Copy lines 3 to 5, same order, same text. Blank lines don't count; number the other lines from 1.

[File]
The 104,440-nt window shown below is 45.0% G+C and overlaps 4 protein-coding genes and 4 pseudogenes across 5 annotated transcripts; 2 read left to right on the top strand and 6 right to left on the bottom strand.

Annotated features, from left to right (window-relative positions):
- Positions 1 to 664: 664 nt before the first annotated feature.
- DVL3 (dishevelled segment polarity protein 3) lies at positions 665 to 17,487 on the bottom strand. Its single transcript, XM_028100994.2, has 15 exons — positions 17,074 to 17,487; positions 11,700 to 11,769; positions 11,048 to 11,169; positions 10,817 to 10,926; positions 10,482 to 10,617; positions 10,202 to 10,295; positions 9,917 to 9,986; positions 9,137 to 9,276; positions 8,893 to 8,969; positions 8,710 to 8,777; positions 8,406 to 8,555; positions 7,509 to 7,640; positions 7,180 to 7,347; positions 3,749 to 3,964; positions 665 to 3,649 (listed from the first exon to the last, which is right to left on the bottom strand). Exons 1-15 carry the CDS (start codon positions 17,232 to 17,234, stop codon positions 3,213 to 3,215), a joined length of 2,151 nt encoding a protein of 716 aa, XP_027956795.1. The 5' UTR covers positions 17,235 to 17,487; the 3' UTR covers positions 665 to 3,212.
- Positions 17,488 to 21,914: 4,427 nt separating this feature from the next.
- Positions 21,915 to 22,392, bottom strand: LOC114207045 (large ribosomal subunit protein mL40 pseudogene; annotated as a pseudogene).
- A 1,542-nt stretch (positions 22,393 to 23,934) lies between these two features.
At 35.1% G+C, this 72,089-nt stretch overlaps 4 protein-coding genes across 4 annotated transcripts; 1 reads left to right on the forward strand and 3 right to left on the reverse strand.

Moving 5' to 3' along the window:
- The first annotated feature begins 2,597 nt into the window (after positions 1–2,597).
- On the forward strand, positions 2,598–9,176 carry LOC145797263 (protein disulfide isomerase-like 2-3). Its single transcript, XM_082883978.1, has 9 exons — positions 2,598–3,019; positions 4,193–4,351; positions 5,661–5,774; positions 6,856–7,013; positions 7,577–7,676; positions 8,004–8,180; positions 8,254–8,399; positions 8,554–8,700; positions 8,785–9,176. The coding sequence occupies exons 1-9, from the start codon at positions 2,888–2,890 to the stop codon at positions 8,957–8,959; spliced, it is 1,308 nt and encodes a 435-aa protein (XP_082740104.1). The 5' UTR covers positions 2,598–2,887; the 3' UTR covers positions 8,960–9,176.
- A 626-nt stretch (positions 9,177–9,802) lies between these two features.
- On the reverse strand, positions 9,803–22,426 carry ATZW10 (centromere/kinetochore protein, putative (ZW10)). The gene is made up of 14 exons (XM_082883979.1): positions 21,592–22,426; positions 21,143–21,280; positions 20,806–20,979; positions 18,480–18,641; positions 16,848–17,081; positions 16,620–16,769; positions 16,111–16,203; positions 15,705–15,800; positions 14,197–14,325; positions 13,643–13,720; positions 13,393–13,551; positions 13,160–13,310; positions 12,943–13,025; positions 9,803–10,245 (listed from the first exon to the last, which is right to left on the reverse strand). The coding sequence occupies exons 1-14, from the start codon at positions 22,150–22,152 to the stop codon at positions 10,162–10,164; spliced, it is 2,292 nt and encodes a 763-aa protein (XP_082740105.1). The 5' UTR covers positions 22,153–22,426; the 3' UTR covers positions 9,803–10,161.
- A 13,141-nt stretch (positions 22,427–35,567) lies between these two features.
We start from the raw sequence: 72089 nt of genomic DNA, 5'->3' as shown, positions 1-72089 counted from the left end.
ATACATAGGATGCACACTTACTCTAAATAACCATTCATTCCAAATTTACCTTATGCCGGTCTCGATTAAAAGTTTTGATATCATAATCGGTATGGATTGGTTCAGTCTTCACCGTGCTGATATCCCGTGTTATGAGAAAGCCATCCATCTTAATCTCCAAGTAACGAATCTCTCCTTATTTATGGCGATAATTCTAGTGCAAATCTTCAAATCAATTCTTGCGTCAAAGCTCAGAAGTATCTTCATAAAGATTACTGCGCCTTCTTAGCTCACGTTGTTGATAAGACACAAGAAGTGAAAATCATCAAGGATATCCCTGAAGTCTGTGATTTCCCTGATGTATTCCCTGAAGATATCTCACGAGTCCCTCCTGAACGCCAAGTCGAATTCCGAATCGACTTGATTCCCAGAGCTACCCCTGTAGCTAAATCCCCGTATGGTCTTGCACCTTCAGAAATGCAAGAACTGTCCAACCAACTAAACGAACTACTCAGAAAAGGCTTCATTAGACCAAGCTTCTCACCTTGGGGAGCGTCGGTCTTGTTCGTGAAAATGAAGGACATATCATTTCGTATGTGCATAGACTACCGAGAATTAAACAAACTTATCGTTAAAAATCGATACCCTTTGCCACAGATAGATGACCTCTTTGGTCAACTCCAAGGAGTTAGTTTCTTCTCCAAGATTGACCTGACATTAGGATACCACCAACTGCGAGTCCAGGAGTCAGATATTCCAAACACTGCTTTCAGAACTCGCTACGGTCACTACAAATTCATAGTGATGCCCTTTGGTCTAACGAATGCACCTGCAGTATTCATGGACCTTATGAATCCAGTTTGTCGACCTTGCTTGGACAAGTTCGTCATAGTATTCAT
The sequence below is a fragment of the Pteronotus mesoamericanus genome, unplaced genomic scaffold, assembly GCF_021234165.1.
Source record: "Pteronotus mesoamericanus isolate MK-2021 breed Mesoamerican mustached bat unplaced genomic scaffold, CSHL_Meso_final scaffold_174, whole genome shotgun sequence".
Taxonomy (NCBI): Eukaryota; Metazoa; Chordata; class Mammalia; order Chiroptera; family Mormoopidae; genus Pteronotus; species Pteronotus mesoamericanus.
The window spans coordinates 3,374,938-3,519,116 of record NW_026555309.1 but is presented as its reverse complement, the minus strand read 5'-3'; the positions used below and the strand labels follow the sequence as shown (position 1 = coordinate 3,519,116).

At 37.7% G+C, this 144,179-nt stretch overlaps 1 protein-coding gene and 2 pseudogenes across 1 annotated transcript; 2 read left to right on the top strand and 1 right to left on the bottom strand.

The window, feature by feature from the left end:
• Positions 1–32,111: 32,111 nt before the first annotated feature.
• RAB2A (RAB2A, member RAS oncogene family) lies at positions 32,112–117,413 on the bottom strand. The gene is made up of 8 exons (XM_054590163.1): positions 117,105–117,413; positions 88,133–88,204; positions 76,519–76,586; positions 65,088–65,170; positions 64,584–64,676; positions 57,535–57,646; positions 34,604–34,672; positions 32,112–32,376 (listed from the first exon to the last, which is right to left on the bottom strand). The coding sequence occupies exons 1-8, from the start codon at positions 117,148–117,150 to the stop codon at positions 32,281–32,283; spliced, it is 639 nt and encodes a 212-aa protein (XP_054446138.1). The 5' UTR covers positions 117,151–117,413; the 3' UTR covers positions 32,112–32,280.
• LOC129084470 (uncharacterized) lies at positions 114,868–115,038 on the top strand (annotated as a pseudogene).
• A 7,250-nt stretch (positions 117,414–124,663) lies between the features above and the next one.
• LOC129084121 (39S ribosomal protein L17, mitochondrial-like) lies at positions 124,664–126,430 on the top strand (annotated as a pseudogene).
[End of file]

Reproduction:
- Positions 1 to 664: 664 nt before the first annotated feature.
- DVL3 (dishevelled segment polarity protein 3) lies at positions 665 to 17,487 on the bottom strand. Its single transcript, XM_028100994.2, has 15 exons — positions 17,074 to 17,487; positions 11,700 to 11,769; positions 11,048 to 11,169; positions 10,817 to 10,926; positions 10,482 to 10,617; positions 10,202 to 10,295; positions 9,917 to 9,986; positions 9,137 to 9,276; positions 8,893 to 8,969; positions 8,710 to 8,777; positions 8,406 to 8,555; positions 7,509 to 7,640; positions 7,180 to 7,347; positions 3,749 to 3,964; positions 665 to 3,649 (listed from the first exon to the last, which is right to left on the bottom strand). Exons 1-15 carry the CDS (start codon positions 17,232 to 17,234, stop codon positions 3,213 to 3,215), a joined length of 2,151 nt encoding a protein of 716 aa, XP_027956795.1. The 5' UTR covers positions 17,235 to 17,487; the 3' UTR covers positions 665 to 3,212.
- Positions 17,488 to 21,914: 4,427 nt separating this feature from the next.